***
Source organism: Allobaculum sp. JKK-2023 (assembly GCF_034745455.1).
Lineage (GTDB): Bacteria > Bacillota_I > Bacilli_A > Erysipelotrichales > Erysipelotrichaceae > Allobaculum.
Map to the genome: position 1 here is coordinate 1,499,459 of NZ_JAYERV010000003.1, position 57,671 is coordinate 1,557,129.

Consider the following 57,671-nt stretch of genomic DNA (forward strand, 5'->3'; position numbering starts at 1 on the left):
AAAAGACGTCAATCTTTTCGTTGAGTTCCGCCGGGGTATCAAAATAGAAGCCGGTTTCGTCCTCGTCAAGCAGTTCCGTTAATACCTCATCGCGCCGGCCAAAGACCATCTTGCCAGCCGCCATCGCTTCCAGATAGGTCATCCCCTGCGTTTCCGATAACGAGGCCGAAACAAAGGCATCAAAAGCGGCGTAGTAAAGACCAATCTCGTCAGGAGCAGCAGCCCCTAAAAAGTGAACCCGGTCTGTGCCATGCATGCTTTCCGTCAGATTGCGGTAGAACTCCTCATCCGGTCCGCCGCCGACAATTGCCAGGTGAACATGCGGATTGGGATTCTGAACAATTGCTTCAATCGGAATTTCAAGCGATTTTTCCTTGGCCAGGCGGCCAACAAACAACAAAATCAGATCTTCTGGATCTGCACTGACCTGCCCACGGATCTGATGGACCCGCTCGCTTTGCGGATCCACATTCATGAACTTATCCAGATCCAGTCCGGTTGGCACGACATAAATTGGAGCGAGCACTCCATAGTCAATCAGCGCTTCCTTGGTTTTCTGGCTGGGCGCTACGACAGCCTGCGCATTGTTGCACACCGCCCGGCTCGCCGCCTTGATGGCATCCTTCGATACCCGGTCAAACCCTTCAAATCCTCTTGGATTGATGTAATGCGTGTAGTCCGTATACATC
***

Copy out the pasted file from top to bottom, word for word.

Source organism: Allobaculum sp. JKK-2023 (assembly GCF_034745455.1).
Lineage (GTDB): Bacteria > Bacillota_I > Bacilli_A > Erysipelotrichales > Erysipelotrichaceae > Allobaculum.
Map to the genome: position 1 here is coordinate 1,499,459 of NZ_JAYERV010000003.1, position 57,671 is coordinate 1,557,129.

Consider the following 57,671-nt stretch of genomic DNA (forward strand, 5'->3'; position numbering starts at 1 on the left):
AAAAGACGTCAATCTTTTCGTTGAGTTCCGCCGGGGTATCAAAATAGAAGCCGGTTTCGTCCTCGTCAAGCAGTTCCGTTAATACCTCATCGCGCCGGCCAAAGACCATCTTGCCAGCCGCCATCGCTTCCAGATAGGTCATCCCCTGCGTTTCCGATAACGAGGCCGAAACAAAGGCATCAAAAGCGGCGTAGTAAAGACCAATCTCGTCAGGAGCAGCAGCCCCTAAAAAGTGAACCCGGTCTGTGCCATGCATGCTTTCCGTCAGATTGCGGTAGAACTCCTCATCCGGTCCGCCGCCGACAATTGCCAGGTGAACATGCGGATTGGGATTCTGAACAATTGCTTCAATCGGAATTTCAAGCGATTTTTCCTTGGCCAGGCGGCCAACAAACAACAAAATCAGATCTTCTGGATCTGCACTGACCTGCCCACGGATCTGATGGACCCGCTCGCTTTGCGGATCCACATTCATGAACTTATCCAGATCCAGTCCGGTTGGCACGACATAAATTGGAGCGAGCACTCCATAGTCAATCAGCGCTTCCTTGGTTTTCTGGCTGGGCGCTACGACAGCCTGCGCATTGTTGCACACCGCCCGGCTCGCCGCCTTGATGGCATCCTTCGATACCCGGTCAAACCCTTCAAATCCTCTTGGATTGATGTAATGCGTGTAGTCCGTATACATC